Silver-beaked Tanager - Ramphocelus carbo

Length 6.5-7.0 in (16.5-17.8 cm)
Weight 0.8-1.0 oz (21.5-27 g)
Clutch Size 1-3
Chicks at birth Altricial
IUCN Conservation Status Least Concern

There are eight subspecies of Silver-beaked Tanager found in South America. They are sexually dimorphic. The male plumage varies from crimson to velvety crimson black with the head and breast having the least amount of black. Their large bill is a bright silvery gray. Females are a dull dark reddish brown with the upperparts and throat more brown and the underparts more reddish. Their bill is darker and not as silvery. Both sexes have dark eyes with, I believe, a hint of red.

(For more information)

Diet: Silver-beaked Tanagers mostly eat insects and fruit. Sometimes they may also eat flowers and nectar. They forage from the ground up, occasionally to the canopy.

Courtship: Silver-beaked Tanagers are considered a social bird and live in small groups of 4-10 birds. When flying, group members follow the leader closely and before they fly, they flick wings and tail. Courtship display includes pointing the bill skyward showing the bright lower mandible. When threatened, they assume an erect and crouch postures and silently gapes.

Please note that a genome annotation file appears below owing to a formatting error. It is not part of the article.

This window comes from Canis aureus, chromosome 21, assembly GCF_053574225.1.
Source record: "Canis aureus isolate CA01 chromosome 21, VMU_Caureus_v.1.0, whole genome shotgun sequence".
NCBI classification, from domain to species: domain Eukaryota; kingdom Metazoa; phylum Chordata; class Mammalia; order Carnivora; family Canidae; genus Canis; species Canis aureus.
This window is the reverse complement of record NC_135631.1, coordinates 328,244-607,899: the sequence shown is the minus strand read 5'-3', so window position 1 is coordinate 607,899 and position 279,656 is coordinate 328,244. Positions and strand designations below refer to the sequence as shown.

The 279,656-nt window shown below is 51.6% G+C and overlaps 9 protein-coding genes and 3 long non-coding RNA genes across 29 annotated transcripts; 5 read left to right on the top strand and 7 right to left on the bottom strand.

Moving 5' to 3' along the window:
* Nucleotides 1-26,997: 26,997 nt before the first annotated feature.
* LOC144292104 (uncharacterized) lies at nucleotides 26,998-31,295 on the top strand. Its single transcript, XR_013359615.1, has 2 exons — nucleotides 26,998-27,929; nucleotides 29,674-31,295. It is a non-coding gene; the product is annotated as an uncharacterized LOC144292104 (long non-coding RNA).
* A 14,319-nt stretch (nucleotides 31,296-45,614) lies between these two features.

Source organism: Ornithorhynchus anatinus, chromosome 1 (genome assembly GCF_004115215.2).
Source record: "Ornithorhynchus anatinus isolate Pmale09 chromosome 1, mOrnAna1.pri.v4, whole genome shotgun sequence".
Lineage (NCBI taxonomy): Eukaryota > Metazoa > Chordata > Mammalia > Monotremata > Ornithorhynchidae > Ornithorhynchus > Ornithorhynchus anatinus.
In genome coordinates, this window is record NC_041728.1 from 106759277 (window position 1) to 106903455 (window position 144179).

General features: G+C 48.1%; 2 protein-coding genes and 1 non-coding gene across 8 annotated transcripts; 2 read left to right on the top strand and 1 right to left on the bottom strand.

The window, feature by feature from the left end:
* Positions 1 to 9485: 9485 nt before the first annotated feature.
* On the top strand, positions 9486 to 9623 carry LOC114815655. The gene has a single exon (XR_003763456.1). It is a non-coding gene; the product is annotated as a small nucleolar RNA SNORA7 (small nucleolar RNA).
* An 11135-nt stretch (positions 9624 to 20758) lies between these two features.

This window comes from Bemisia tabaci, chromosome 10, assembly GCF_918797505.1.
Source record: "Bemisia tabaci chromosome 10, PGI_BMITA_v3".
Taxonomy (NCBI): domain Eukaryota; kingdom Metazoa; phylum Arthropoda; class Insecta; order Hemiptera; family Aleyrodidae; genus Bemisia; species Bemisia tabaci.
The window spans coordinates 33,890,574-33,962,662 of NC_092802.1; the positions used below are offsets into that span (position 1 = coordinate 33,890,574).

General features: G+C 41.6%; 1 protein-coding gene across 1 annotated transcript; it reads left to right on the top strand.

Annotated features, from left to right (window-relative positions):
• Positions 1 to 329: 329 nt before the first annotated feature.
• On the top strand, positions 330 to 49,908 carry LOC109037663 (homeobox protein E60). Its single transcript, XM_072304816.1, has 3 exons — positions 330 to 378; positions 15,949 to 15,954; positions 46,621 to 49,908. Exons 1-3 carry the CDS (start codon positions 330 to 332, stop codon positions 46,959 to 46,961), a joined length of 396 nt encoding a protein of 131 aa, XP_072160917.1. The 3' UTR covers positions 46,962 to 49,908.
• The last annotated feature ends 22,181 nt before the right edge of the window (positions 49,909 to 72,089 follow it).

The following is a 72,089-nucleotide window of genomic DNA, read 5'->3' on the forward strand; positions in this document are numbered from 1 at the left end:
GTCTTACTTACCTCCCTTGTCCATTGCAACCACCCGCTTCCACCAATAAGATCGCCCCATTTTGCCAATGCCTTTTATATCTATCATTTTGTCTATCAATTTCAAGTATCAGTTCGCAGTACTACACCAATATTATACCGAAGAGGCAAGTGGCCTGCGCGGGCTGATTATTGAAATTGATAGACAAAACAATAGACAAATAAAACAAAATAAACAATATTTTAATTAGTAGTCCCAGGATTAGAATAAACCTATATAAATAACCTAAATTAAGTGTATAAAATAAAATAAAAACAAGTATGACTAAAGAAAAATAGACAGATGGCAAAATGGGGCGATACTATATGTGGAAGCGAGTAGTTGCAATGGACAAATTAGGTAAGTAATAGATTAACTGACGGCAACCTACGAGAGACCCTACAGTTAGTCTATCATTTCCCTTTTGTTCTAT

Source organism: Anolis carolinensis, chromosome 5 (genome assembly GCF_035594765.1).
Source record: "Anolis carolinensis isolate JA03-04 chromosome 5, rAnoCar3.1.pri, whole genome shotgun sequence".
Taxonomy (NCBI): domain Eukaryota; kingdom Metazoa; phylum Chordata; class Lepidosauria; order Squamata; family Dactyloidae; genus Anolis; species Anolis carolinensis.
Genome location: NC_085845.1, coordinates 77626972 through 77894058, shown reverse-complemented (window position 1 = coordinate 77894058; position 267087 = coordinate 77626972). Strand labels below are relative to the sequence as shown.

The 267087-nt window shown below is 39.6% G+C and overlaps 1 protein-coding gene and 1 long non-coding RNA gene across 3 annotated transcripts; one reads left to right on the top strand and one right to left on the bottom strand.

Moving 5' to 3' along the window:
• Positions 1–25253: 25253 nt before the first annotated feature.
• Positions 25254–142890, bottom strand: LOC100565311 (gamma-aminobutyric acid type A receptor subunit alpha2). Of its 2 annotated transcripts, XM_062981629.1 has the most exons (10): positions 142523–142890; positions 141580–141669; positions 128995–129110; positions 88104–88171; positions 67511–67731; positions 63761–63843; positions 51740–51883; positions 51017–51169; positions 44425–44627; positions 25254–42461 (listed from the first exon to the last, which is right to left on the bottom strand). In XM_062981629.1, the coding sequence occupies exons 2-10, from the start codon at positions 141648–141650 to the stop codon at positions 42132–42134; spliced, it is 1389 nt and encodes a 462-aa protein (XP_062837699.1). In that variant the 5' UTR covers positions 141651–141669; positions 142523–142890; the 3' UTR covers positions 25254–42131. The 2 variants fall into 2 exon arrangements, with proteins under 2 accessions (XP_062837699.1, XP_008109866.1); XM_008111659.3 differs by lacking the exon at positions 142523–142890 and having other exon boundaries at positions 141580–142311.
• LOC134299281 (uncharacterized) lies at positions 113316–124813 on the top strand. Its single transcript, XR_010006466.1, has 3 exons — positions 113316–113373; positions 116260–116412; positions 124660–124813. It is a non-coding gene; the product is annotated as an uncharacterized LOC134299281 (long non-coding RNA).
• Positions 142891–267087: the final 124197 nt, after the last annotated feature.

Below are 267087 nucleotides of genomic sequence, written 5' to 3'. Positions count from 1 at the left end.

Nesting: The female builds the deep compact cup nest made of dead leaves and fibers and usually placed in a bush. Two green-blue eggs are laid on consecutive days. Both parents feed the young.

Habitat and Range: Silver-beaked Tanagers are found from eastern Colombia and Venezuela south to Paraguay and central Brazil and on Trinidad. They prefer second growth and bushy habitats ins semi-open situations at forest edge, along rivers, lakes, and roadway, and in savannas, cultivated areas and abandoned plantations.

Vocalization: They vocalize frequently and have a variety of calls including an alarm call, a Dawn song and a Day song.

Plumage/Molt: No alternate plumage and probably molt annually like other Tanagers.

Migration: Not migratory.

Tongue/feet: Gray feet and legs. The tongue is thinnish and pointed.


  • The Free Encyclopedia, Accessed June, 2013
  • Isler, Morton L. and Isler, Phyllis R., The Tanagers: Natural History, distribution, and Identification,Smithsonian Institution Press, Washington D.C., 1987

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